Union québécoise de réhabilitation des oiseaux de proie (UQROP)

  • Avec Chouette at School! educators will come to you to introduce you to the wonders of Québec’s birds of prey!

    Photo: NathB

  • Come learn about the fascinating world of birds of prey and get an opportunity to watch them being released back into the wild at Chouette à voir!

    Photo: Christian Fritschi

BY THE NUMBERS

The province of Québec is home to 27 species of birds of prey, 3 of which are considered vulnerable, and 2 of which are on the endangered list

Through its network, UQROP takes in and cares for approximately 400 injured birds of prey, close to half of which will be released back into the wild

Every year, nearly 10,000 individuals visit the Chouette à voir! site, and UQROP educators, along with 2 ambassador birds of prey, go out and meet over 10,400 people, including 8,000 students

A unique province-wide rehabilitation network for birds of prey

The province of Québec’s vast and sparsely populated territory is home to 27 different species of birds of prey, each of them playing an integral role in the ecological balance of our environment and serving as indicators of its state of health. As predators near the top of the food chain, these birds help control the population size of other animals—small mammals, birds, reptiles, amphibians and even large insects—and keep them healthy.

Although protected under provincial law, many of these species remain vulnerable or endangered. With this in mind, Guy Fitzgerald, then a student of veterinary medicine, set out to found a non-profit organization that would not only preserve the province’s birds of prey, but also protect their natural habitats. In 1987, the Union québécoise de réhabilitation des oiseaux de proie (UQROP) was founded. Its original partners were the Macdonald Raptor Research Centre, the Québec City Zoo, the Birds of Prey Clinic of the Faculty of Veterinary Medicine at the Université de Montréal and the Wildlife Conservation Service of the Ministry of Recreation, Fish and Game of Québec.

A Québec health program for birds of prey

For over 30 years, UQROP has fulfilled its threefold role of conservation, rehabilitation and education. Now, through the UQROP network, every year close to 450 injured, sick or orphaned birds of prey from throughout Québec are sent by wildlife protection agencies, veterinary clinics and volunteers to be cared for by the Birds of Prey Clinic at the Université de Montréal’s Faculty of Veterinary Medicine—all thanks to an agreement with a fast courier service that is unique in North America. Following their treatment, in order to ensure the birds are in good physical condition before being released back into the wild, they have a stay at UQROP’s Chouette à voir! rehabilitation facility in Saint-Jude.

Educating the public

Central to the organization’s mission of education is the goal of raising awareness amongst the public of the importance of preserving and protecting these wild birds. Through a number of educational programs, organizers hope children and adults will learn about the various species of birds of prey native to Québec, the threats they face, and the actions that can be taken to protect them and their natural habitats for generations to come. To this end, UQROP has developed two flagship initiatives.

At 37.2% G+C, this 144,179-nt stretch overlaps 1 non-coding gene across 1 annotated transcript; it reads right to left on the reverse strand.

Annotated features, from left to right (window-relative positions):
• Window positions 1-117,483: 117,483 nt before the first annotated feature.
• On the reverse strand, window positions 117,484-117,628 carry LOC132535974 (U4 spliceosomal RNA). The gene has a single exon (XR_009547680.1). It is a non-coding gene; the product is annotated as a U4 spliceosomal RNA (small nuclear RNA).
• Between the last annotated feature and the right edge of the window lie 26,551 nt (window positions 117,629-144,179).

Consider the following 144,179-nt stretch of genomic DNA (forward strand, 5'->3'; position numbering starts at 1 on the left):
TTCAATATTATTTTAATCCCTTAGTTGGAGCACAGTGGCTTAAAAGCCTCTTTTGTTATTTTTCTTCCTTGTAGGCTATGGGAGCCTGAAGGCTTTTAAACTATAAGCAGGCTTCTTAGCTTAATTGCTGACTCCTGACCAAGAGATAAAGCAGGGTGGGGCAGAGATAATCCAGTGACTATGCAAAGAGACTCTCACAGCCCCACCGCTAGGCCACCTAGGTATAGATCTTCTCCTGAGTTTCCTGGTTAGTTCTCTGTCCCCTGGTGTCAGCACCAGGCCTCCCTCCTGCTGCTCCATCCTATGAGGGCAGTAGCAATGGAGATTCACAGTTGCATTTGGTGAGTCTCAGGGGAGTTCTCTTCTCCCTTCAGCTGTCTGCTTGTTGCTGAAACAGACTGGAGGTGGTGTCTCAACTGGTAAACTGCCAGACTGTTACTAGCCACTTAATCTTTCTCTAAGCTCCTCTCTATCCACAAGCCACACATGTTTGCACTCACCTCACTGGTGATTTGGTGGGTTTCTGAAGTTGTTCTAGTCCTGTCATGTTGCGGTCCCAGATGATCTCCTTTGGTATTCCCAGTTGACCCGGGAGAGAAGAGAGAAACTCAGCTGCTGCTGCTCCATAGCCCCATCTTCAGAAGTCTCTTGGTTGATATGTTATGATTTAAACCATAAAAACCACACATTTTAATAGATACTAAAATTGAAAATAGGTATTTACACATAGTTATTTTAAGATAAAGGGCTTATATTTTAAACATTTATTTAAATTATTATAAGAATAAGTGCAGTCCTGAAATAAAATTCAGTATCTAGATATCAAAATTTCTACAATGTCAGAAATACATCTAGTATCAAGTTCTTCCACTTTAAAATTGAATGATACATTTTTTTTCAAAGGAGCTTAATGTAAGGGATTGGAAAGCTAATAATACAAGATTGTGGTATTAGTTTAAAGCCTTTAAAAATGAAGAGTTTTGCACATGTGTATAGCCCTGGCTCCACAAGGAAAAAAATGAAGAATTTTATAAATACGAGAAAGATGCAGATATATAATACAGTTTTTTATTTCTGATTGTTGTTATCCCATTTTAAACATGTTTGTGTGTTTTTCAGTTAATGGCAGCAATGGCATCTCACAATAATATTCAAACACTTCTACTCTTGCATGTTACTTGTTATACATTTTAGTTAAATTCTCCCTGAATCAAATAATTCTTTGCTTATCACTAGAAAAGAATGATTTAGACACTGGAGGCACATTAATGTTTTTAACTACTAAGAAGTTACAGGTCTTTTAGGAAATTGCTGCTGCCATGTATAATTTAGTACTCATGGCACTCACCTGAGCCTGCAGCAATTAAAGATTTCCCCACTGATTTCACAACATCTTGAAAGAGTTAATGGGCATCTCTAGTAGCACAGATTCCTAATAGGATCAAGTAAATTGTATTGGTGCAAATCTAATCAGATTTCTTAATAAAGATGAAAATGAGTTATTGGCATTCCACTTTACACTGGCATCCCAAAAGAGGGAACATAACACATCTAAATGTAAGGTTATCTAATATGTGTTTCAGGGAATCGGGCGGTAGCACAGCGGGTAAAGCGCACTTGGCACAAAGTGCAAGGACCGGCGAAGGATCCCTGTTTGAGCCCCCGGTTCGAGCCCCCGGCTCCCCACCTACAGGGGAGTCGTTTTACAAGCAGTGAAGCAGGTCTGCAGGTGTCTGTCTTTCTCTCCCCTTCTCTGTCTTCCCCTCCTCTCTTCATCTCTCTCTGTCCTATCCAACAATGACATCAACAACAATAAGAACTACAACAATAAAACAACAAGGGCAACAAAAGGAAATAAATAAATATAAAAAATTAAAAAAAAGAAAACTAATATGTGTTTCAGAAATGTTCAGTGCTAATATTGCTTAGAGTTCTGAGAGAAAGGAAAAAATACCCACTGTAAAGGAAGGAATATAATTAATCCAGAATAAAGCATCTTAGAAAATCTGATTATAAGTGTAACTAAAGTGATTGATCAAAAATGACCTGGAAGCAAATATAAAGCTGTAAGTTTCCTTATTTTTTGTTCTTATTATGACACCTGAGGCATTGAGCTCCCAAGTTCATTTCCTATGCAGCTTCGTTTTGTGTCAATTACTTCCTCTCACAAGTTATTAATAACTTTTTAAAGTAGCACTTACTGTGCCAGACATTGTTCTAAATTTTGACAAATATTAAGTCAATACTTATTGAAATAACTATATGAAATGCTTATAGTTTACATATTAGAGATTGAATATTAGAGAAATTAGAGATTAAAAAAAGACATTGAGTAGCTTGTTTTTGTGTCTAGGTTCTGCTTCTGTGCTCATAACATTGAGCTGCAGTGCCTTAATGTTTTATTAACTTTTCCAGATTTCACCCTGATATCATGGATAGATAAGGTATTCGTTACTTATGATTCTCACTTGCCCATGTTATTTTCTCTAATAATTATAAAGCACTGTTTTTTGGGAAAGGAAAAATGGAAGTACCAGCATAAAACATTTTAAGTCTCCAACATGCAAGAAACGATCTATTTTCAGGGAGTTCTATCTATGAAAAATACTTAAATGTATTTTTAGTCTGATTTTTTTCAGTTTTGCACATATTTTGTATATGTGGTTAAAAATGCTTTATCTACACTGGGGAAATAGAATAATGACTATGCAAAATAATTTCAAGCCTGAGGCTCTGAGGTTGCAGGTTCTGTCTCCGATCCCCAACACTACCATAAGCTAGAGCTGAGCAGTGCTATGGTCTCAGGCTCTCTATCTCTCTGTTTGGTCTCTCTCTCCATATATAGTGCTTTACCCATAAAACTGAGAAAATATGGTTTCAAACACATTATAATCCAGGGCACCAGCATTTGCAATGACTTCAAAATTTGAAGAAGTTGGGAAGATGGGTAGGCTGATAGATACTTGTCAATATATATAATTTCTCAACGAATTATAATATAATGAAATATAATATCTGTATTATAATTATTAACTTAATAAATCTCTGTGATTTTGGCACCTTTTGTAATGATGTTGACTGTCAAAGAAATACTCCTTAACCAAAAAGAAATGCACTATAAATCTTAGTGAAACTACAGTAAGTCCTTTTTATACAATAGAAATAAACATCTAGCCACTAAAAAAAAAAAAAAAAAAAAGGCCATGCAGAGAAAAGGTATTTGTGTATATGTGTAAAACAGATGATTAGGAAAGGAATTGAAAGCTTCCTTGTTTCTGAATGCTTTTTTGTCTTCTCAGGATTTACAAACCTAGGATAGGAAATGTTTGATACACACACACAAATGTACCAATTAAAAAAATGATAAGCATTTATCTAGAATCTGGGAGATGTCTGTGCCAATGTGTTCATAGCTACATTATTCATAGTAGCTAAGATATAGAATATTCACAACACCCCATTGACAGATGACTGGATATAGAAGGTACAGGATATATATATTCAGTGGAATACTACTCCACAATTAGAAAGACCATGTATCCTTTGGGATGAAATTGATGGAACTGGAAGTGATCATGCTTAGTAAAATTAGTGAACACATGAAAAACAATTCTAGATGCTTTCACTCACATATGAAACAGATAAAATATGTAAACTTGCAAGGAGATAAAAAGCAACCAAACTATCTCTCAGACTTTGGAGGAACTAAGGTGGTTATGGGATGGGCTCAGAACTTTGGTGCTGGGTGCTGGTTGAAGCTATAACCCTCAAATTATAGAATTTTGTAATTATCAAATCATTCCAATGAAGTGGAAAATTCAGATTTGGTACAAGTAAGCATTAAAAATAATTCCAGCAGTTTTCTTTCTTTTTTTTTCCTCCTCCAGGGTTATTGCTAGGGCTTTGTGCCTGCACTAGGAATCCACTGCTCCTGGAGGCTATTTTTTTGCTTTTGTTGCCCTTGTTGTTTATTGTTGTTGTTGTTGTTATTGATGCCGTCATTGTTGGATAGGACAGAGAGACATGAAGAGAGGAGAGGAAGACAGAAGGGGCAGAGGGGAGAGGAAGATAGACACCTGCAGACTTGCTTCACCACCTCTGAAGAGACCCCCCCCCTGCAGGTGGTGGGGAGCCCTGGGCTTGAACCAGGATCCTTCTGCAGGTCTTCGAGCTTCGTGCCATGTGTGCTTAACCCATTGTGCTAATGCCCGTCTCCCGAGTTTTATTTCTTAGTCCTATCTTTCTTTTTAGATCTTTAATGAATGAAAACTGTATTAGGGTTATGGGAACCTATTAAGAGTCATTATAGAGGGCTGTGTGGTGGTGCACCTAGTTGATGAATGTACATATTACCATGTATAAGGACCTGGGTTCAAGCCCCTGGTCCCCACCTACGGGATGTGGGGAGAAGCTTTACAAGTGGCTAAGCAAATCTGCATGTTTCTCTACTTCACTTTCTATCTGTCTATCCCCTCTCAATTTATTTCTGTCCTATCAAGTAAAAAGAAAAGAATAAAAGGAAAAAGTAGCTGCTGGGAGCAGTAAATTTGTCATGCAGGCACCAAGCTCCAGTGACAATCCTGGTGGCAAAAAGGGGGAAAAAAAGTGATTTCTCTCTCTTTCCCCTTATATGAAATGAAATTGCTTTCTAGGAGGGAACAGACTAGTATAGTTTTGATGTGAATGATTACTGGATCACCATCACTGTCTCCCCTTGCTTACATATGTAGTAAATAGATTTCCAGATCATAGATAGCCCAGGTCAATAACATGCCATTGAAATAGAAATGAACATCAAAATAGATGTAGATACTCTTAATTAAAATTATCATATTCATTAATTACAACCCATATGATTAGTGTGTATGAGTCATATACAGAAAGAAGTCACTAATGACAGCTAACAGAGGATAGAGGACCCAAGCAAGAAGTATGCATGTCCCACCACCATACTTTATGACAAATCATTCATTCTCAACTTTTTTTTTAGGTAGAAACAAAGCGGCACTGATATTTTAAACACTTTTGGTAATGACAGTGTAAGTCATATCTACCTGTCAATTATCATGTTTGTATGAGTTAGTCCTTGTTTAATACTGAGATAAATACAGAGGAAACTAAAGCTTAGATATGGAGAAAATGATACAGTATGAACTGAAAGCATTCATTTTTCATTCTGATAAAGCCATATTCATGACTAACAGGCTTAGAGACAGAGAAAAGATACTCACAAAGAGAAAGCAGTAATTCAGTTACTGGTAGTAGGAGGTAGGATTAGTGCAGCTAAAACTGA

The first, introduced in 1990, is appropriately named Chouette at School! It puts UQROP educators, along with two ambassador birds, right in the classroom in an effort to demystify the biology of birds of prey and talk about their relationship with humans. Educational kits meeting Ministry of Education requirements are also provided to ensure an exciting learning experience. Every year, close to 350 such presentations are given in schools as well as parks, libraries and community centres.

The second initiative, which opened in 1996, is called Chouette à voir! This is the place that enables the public to see the rehabilitation work being done by UQROP and educates them about the importance of birds of prey. Throughout the summer and on fall weekends, there the public can attend presentations of birds of prey in flight, stroll along the paths set among aviaries, visit the rehabilitation facility, and have the opportunity to watch a bird released back into the wild. The sense of wonder resulting from the experience is key to raising awareness of the need and prompting the desire to protect such magnificent, noble creatures. Moreover, the centre opens its doors to school groups in the spring and fall to give young people the chance to learn about the fascinating world of birds of prey in nature.

Through these programs, UQROP continues to fulfill its founding mission of educating the public, in particular children, on the importance of environmental and animal conservation, as well as developing effective solutions to preserve birds of prey and their natural habitats.

“Power Corporation of Canada is proud to help UQROP spread its wings and head toward the future. The planned interpretation centre will enable the Chouette à voir! site to open year-round and offer a unique ecotourism attraction,” says Lorraine Gagnon, Director, Corporate Communications and Sustainability. “The opportunity to interact up close with live species of birds of prey native to Québec is always a highlight for the young and not so young.”

Power Corporation of Canada is proud to help UQROP spread its wings and head toward the future. The planned interpretation centre will enable the Chouette à voir! site to open year-round and offer a unique ecotourism attraction.
Lorraine Gagnon
Director, Corporate Communications and Sustainability
Power Corporation

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